Michael Tonkin is 25 years old and has pitched well in a few brief stints with the Twins, posting a 3.26 ERA and 26/9 K/BB ratio in 30 innings while averaging 94 miles per hour with his fastball. He was sent back to Rochester for his third straight season at Triple-A, where Tonkin has a 3.39 ERA and 85/21 K/BB ratio in 80 innings. He's young and cheap, he throws hard and misses bats, and he's fared well at Triple-A and in Minnesota.

Caleb Thielbar spent most of the past two seasons in the Twins' bullpen and pitched well as the third lefty, throwing 94 innings with a 2.59 ERA and 74/30 K/BB ratio. Ryan Pressly also spent much of the past two seasons in the Twins' bullpen, posting a 3.60 ERA in 105 innings. Pressly's secondary numbers were much less impressive, but he averaged 93 miles per hour with his fastball in the majors and has pitched well at Triple-A. They were both demoted to Rochester.

Lester Oliveros was acquired from the Tigers in the Delmon Young trade and missed most of 2013 recovering from elbow surgery. He returned last season to split the year between Double-A and Triple-A, posting a 1.64 ERA with 88 strikeouts and zero homers allowed in 66 innings. At age 27 his upside is limited and Oliveros' control can be iffy, but he throws in the mid-90s and has averaged 11.2 strikeouts per nine innings for his minor-league career.

Using the $5 million they spent on Duensing and Stauffer to acquire better relievers is something the Twins could have done this offseason, but even ignoring that possibility they had no shortage of intriguing, cheap, in-house bullpen options deserving of an opportunity and/or extended stay in the majors. They chose to give roster spots to none of them and the early results are what that flawed decision-making process deserves.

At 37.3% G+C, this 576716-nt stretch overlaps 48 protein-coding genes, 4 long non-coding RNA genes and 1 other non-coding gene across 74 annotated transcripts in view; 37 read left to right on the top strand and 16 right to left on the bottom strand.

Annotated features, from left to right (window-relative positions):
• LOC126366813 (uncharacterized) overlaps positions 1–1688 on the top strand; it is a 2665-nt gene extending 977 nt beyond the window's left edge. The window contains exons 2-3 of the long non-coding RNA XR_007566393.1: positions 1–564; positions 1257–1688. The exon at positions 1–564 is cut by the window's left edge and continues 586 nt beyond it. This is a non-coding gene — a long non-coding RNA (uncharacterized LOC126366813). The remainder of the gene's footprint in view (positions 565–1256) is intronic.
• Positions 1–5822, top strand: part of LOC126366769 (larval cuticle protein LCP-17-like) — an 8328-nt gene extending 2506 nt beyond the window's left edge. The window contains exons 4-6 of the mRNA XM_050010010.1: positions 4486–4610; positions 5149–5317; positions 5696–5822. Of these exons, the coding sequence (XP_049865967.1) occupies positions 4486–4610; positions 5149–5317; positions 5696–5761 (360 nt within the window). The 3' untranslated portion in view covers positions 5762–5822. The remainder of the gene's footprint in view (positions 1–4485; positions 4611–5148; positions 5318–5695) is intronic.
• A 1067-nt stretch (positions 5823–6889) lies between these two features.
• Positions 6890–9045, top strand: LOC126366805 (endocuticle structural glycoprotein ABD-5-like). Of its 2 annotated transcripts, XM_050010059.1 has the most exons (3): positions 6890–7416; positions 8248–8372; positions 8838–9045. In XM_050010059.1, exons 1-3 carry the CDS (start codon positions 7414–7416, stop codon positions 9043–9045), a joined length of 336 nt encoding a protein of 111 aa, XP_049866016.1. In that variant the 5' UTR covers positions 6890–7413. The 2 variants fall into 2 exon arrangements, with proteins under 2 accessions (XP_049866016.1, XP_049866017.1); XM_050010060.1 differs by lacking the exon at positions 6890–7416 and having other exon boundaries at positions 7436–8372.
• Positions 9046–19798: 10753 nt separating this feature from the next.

For a sadness- and anger-filled discussion of the Twins' rough opening week, check out the latest "Gleeman and The Geek" episode.

September 22, 2014

Who will the Twins purge from the 40-man roster this offseason?

Jared Burton Twins

At the beginning of each offseason every team goes through the ritual housecleaning of shedding players from the 40-man roster to prepare for a winter of adding new players and protecting new prospects. As one of baseball's worst teams for a fourth straight year the Twins have no shortage of dead weight on the 40-man roster, plus plenty of marginal talents clinging to spots, so here's my breakdown of the players most likely to be shed and where they stand (in alphabetical order):

A.J. Achter: Added to the 40-man roster in September after a nice season between Double-A and Triple-A, the former 46th-round pick debuted at age 26. His success this season was driven largely by an unsustainably great batting average on balls in play and Achter's control has never been particularly good, which along with a high-80s fastball and unspectacular strikeout rates makes him unlikely to project as more than a middle reliever.

Doug Bernier: Last year the Twins called up Bernier to fill a little-used bench role and dropped him from the 40-man roster after the season, which is presumably the plan again this time. He had a solid season at Triple-A, hitting .280/.348/.396 in 124 games, but Bernier is 34 years old and the epitome of a replacement-level player. Great to have stashed at Triple-A, not great to have in the majors or even taking up a spot on the 40-man roster.

Jared Burton: One of the Twins' better scrap-heap pickups, Burton was a high-end setup man for a year-and-a-half before struggling down the stretch last year and showing major signs of decline this season. Dating back to August of last season Burton has a 5.12 ERA and 50/28 K/BB ratio in 72 innings. His velocity is down, he's ceased missing bats, and at age 33 it's hard to see him being trusted enough in a high-leverage role to justify picking up his $3.6 million option for 2015.